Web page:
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Clint Rutkas and I have some friendly back and forth about a couple of things. One is the worth of Visual Basic as a programming language and the other is over who is the better coder. Don’t tell Clint but I have a secret suspicion that he may be the better coder (because he is in his prime and I am past mine) but I will never give up on Visual Basic. In any case we have been talking about a small coding challenge to complicate the discussion. After all facts seldom solve anything but they do add to the discussion. Someone suggested that we both write a program to find the next prime number after 2.2 billion. Sounded like fun to us so we went at it. Now let the discussion begin.
My solution was written in Visual Basic – of course. Clint’s in C# – not a bad choice at all. Clint went for complication and sophistication (there is an option to use threading in his) while I went for simple, basic and old school. My code looks like this:
Private Sub Button1_Click(ByVal sender As System.Object, ByVal e As System.EventArgs) Handles Button1.Click
Dim i As Long
Dim timePerParse As Stopwatch
Dim ticksThisTime As Long = 0
timePerParse = Stopwatch.StartNew()
For i = Val(txtStart.Text) To Val(txtEnd.Text) ‘ Could use Step 2 here
If IsPrime(i) Then
ticksThisTime = timePerParse.ElapsedTicks
Dim ts As TimeSpan = timePerParse.Elapsed
lblPrime.Text = i.ToString("###,###,###,###")
lblTime.Text = ts.TotalMilliseconds
Function IsPrime(ByVal n As Long) As Boolean
If (n Mod 2 = 0) Then Return False
If (n < 2) Then Return False
If (n < 4) Then Return True
Dim iMax As Long = Math.Sqrt(n) + 1
Dim i As Integer
For i = 3 To iMax Step 2
If (n Mod i = 0) Then Return False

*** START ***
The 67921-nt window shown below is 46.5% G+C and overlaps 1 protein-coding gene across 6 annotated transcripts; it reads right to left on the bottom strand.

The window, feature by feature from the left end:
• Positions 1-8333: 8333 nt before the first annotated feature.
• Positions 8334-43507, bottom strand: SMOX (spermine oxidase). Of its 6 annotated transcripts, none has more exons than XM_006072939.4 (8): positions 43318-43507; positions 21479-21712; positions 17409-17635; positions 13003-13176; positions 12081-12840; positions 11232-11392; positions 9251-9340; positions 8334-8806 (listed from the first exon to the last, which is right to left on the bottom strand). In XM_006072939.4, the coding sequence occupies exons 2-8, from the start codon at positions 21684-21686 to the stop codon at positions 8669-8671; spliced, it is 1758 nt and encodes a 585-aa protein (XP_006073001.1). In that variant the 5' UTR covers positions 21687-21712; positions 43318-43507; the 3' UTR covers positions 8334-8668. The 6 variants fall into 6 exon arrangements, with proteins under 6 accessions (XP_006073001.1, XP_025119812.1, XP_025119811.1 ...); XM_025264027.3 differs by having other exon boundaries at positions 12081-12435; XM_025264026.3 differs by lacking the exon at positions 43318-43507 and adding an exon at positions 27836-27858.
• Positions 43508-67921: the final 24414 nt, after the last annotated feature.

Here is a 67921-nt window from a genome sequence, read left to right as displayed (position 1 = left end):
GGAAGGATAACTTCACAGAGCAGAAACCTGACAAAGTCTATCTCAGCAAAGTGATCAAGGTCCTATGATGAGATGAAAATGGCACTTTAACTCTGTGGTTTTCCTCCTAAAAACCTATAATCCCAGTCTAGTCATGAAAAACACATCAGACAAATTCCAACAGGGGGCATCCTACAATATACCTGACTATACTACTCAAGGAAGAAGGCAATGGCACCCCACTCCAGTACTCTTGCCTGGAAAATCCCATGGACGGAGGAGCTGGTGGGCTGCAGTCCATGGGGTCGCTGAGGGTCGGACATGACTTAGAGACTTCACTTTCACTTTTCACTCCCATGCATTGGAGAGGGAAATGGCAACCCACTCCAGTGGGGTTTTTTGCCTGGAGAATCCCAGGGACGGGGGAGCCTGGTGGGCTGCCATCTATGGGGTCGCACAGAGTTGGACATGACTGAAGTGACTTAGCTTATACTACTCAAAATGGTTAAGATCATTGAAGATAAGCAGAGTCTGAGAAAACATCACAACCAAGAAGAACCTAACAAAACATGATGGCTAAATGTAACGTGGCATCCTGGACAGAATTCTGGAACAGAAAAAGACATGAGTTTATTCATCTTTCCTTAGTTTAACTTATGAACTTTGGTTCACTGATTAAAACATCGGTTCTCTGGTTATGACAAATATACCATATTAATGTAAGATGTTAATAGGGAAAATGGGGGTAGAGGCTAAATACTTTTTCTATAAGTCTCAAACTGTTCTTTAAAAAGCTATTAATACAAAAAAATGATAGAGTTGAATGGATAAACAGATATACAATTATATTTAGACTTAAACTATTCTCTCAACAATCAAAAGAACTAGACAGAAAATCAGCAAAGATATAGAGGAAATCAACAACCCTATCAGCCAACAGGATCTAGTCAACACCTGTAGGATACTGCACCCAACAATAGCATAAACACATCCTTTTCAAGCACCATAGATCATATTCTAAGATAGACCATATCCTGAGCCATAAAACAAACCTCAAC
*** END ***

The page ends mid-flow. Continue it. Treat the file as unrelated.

The primary optimization is the line that uses the square root of n plus 1 to set the bounds of the loop that brut forces through finding if the number is divisible by something. I use the StopWatch object (I blogged about that some time ago) for the timing. I also display the results outside the timed area because I/O takes too much time and isn’t really part of the problem anyway. I played with using Step 2 to pass half as many numbers through the IsPrime function but that didn’t seem to make a whole lot of difference in the time. I was surprised by that and want to look into that some more. It may be that the first compare in the IsPrime function may be faster than I expected or perhaps the compiler is doing some behind the scenes optimization. I’d have to look at the generated IL (Intermediate Language) code to really know for sure.
So what do you think? Is Clint’s code better? How do you define “better” when comparing code like this?
I haven’t been twittering much for a while. Most of last week I was at sea on the conference which was not conducive to regular Twittering or anything else on the Internet. But since then I have been catching up on blog reading and other things and I have a few interesting and hopefully useful links to share today.
Fun training against phishing scams http://phishguru.org/ I wonder if teachers need this as much (or more?) than their students? This is from a research project at Carnegie Mellon and I have blogged about it before but it deserves to be brought up again.
One of the things I have in my queue to watch when things settle down this week is this Introduction to F# on Channel 9's 10-4 show. If you are at all interested in functional languages you may want to check it out. There are a lot of useful F# links at that page as well.
64 things a geek should know I know quite a few of them but nowhere near all 64. You? How about your students? Anything you think should be on this list? Or dropped from it?
I found an interesting post titled Attracting Young Women and Minorities To Computing on the CSTA blog this week as well. Looks like regional CSTA chapters are starting to spring up and one of them is in southern New Jersey. There is a list of chapters at the CSTA web site. Anyone interested in getting one going in New Hampshire or Massachusetts? I’d love to help.
I also recommended the the Are You Certifiable web site during the week.
My friend Hilary Pike blogged about 10 Programming Proverbs Every Software Student Should Know. Compare that with my series on programming proverbs I wrote some time ago. Looking at things from a different angle is often a good thing. I’m sure that Hilary would welcome your comments there as much as I welcome them here. Hilary is also on twitter at @HilaryP.